First proof of Snow Leopard presence. A fresh print. This made us agitated yet very focused. We only stopped for a few minutes at this first Large-eared Pika. We wanted to start scanning the mountains for the big cat, as local guide Jigmet allways called it.
Base camp situated in the middle of nowhere (Rumbak valley). All these slopes together form the core area of several snow leopards. They are there, you just have to find them.
Prey was around
Dragging a 500mm along proved usefull in some cases, eg. when a beautiful mountain weasel was found.
Kashmir spider silk in his face
Getting up was cold so we sang a lot to keep moral high. This is Frans doing a backstreet boy impression early mornin’. Moral soared…
Robin accentor in base camp
After several days people got cold and tired but we kept on getting up at 5am to scan the slopes back and back and back.
Freezingly cold and dry air, but when you climb these hills, you sweat hard.
During the daytime, we climbed the high slopes to look for a snow leopard kill. Blue sheep that are killed are guarded by the leopard…
Whilst the guides keep scanning the endless slopes.
Another morning of scanning… All of a sudden we heard a radio message from a hiker we had met the days before. We could see him standing far away in the mountains. The radio message was hard to understand but the shouted words “Rock” and “Leopard” sent shivers down our spines. People became very very nervous instantly. Jigmet kelpt calm and ran down the mountain. This is an insane sight: 50° hillsides and a guide running down as fast he can. Within a few minutes (!!) he was on the other mountain and pointed his scope to where the hiker instructed. Through my binoculars I saw Jigmet looking for ten seconds. Then he got up and ran towards us as fast as he could shouting SHAN SHAN SHAN (local word for snow leopard).
By then I was so nervous the only thing I could stutter was “people keep calm, there is a leopard in sight”. This is by far the most intense moment I ever had on a nature trip. Jigmet again ran up the mountain and only moments later, we were looking at a snow leopard resting on a slope.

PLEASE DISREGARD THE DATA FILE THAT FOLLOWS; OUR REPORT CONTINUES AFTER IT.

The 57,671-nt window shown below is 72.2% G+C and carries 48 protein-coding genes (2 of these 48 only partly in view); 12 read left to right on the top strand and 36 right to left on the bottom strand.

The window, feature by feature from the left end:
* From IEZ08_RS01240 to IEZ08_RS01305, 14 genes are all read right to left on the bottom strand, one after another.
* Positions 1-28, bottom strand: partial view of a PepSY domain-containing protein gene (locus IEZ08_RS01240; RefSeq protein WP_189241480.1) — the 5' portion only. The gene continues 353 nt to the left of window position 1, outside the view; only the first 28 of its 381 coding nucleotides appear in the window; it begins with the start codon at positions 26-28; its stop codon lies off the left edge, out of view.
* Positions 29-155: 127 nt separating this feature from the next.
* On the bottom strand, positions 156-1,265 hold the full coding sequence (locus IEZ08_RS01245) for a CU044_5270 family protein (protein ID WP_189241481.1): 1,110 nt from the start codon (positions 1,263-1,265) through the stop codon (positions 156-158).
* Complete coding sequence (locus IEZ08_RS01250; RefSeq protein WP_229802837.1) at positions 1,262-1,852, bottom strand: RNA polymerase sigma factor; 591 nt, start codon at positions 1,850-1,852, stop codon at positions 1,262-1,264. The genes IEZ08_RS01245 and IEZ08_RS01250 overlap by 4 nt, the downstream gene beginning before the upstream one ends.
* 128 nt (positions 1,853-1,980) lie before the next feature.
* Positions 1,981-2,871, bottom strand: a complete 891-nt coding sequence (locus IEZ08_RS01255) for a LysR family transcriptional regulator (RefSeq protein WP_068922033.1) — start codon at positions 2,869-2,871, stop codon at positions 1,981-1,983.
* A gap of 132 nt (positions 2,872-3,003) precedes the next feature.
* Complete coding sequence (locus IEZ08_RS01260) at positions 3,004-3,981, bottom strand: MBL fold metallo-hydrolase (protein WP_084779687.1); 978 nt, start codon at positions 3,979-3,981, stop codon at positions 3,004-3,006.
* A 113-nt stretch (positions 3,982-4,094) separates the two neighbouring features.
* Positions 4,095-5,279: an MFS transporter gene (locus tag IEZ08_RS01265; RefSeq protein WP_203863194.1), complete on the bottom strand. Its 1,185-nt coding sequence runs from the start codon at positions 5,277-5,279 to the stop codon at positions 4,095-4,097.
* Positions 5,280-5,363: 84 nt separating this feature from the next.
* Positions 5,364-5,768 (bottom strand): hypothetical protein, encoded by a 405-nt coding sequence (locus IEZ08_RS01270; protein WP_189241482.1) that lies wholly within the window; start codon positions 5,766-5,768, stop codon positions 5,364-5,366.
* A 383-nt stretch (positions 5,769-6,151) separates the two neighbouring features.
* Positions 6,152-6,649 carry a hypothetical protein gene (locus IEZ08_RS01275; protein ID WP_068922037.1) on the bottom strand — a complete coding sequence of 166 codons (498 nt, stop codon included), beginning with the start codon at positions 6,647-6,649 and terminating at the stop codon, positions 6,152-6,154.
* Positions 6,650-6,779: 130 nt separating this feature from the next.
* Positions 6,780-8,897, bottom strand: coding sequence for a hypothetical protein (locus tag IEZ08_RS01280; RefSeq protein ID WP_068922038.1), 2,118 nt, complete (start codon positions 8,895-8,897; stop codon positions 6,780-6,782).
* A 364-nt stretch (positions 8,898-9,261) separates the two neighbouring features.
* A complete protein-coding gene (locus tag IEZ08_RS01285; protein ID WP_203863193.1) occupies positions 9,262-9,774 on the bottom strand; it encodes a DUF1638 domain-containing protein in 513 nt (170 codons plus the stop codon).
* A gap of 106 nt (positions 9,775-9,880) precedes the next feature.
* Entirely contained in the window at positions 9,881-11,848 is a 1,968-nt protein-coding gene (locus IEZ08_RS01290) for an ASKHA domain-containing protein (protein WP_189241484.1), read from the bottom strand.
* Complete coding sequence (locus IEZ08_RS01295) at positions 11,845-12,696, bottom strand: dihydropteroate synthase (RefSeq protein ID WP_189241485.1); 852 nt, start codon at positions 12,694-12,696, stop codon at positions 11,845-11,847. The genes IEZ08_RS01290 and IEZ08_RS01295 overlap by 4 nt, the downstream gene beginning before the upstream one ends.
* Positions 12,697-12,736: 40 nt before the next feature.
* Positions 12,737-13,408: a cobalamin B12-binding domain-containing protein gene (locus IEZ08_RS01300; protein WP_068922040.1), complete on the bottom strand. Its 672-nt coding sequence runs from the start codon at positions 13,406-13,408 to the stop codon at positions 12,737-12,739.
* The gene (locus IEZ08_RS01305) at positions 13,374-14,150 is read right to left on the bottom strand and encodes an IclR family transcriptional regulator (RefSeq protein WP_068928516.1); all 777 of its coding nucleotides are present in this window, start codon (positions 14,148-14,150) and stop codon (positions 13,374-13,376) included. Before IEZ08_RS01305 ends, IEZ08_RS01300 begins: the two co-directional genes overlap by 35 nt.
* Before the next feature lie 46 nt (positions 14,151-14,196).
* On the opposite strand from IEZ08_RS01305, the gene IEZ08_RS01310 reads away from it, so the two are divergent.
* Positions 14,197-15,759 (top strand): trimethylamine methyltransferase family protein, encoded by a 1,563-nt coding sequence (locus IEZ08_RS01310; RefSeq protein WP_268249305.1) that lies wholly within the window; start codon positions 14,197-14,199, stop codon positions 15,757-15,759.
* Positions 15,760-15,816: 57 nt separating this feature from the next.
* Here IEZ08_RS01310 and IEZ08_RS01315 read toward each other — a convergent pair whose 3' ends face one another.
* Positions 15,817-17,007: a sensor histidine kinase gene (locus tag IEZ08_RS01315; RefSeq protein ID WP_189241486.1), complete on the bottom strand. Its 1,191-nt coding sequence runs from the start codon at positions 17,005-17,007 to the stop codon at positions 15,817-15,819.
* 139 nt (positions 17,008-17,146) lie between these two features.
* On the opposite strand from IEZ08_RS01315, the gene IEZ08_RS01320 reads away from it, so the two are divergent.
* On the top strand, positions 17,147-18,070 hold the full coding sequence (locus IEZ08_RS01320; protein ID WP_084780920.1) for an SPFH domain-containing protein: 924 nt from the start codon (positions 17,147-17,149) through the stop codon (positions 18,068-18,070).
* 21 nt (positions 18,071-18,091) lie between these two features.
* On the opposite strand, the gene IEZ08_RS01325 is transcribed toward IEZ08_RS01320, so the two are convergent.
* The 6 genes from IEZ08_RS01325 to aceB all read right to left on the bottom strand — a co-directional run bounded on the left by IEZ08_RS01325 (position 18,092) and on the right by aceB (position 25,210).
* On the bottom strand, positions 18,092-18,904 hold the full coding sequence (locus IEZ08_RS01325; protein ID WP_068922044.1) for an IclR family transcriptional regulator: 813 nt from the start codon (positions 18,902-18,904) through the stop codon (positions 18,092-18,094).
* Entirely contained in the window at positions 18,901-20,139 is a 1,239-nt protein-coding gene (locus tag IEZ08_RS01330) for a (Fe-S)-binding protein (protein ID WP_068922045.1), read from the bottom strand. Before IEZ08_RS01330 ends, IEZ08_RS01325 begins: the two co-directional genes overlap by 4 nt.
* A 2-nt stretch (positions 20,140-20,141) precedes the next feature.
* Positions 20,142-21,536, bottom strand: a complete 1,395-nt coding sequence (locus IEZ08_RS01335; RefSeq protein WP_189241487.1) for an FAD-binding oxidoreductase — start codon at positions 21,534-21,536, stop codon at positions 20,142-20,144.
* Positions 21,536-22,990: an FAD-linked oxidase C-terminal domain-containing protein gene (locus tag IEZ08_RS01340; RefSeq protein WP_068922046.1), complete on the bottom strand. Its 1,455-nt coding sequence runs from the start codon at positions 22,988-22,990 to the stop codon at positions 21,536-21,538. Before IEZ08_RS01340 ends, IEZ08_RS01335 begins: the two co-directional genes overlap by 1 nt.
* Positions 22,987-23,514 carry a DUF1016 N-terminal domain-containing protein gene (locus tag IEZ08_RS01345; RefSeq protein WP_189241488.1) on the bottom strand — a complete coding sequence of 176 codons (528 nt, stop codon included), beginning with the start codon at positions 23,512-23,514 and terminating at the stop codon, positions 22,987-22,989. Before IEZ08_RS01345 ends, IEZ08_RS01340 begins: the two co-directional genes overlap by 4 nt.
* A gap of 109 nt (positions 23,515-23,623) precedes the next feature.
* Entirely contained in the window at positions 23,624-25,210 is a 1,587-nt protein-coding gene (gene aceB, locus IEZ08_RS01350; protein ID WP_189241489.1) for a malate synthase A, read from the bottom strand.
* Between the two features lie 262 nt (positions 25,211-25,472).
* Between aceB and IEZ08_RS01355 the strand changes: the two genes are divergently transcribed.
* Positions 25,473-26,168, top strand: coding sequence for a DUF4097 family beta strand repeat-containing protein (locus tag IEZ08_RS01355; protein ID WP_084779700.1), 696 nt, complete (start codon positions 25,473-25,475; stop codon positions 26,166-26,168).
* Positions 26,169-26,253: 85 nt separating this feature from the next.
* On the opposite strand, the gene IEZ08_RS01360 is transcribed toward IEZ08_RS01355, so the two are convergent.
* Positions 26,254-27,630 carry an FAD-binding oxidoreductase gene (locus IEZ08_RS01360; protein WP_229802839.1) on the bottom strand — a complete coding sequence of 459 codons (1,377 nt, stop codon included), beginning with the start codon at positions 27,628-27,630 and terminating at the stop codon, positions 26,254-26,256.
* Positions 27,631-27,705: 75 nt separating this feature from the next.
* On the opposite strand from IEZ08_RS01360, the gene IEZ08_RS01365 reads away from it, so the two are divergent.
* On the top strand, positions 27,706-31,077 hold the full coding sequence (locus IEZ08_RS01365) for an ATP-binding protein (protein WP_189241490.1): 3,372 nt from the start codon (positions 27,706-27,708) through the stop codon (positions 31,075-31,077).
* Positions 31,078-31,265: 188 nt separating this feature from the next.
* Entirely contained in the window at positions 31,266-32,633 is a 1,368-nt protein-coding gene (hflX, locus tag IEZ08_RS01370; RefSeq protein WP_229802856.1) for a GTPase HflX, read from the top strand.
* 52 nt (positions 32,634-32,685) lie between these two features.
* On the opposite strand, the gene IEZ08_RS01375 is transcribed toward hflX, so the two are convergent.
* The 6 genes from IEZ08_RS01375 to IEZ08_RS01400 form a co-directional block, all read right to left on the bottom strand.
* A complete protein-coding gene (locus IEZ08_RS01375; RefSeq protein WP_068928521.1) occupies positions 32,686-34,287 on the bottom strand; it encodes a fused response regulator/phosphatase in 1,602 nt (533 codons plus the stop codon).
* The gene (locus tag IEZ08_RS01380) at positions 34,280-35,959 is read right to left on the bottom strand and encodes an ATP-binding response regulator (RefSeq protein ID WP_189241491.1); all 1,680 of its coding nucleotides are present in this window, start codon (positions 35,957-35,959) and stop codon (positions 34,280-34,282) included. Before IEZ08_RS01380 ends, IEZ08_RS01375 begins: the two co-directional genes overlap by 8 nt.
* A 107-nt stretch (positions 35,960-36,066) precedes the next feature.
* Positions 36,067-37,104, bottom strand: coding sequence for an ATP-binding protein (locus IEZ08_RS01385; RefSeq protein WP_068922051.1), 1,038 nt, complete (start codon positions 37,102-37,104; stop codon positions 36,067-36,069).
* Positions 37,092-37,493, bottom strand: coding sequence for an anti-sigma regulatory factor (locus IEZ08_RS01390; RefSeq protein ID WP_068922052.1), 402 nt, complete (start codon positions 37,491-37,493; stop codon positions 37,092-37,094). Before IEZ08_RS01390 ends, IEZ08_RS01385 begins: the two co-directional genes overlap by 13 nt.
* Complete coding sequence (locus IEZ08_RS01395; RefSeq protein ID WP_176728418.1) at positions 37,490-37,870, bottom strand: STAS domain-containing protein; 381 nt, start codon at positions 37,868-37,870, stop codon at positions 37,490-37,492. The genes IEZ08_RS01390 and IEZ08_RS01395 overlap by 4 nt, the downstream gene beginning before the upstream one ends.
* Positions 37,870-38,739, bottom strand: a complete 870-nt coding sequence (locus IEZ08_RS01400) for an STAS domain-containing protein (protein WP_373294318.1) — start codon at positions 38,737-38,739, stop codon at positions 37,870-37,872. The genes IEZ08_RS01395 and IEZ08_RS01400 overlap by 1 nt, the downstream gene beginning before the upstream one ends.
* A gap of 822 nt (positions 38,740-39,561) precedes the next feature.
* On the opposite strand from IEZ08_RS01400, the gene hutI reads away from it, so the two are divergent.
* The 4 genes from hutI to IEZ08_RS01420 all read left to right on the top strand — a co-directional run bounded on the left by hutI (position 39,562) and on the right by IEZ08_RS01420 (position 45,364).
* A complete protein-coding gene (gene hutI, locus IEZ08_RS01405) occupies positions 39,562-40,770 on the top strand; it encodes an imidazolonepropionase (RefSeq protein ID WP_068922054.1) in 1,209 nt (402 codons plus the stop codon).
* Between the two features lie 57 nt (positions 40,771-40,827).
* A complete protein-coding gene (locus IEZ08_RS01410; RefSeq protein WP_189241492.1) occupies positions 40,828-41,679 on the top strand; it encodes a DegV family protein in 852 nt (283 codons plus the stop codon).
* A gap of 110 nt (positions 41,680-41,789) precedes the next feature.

Very strange moment: tears were flowing, men were hugging, fists were in the air. We were the happiest people in the Himalayas…
Then he got up…
Snow leopard running on a slope… 2m long and with a huge tail. It was EPIC
I instantly took a picture of the group while the adrenaline was pumping very hard.
In the evening there was a snow leopard cake, prepared by our chef… The following days we looked for more leopards but no succes.
Three days later, we traveled further east towards the Tibetan plateau in Tso Kar. Target species here were wild ass (Kiang) and rare birds (Tibetan sandgrouse and Black-necked crane).
Another crazy landscape.
Saker falcon dive bombing in a group of Hill pigeons.
Black-necked cranes with a youngster.
Years ago, Tibetan sangrouse was extremely difficult to see. Only recently, this population in Tso Kar became known. We saw many
Very nice to see such a rare bird that close.
In Tso Kar we found several groundpeckers as well. Also a wolf was seen in the scope during one hour.
But the stars of the Tibetan plateau are by far the wild ass (Kiang). They live in huge herds and roam the emptyness…
Tso Kar base camp is very pretty but very cold: 4600m altitude and -20°C during the night. Big respect to the crew who helped us in this extreme environment.
Amazing how the chef cooked decent meals all day long.
Diesel problems are there to be solved.
One morning I was awake anyway so I got up to witness the waking up of all expedition members… Progress is a slow process
Goodbye Tso Kar and last stop of the trip: Ulley valley, to try for another snow leopard. Here no extra sighting neither.
We stayed in a local homestay, with beautiful budhist children…
Everybody was tired, but satisfied. All smooth boys had now become rugged men 🙂
Goodbye India, It was awesome!
Big thanks to Jigmet Dadul (Local guide and scientist for the Snow Leopard Conservancy), Jan (Europesbig5) and PJ and Yves for help with photo packs and batteries…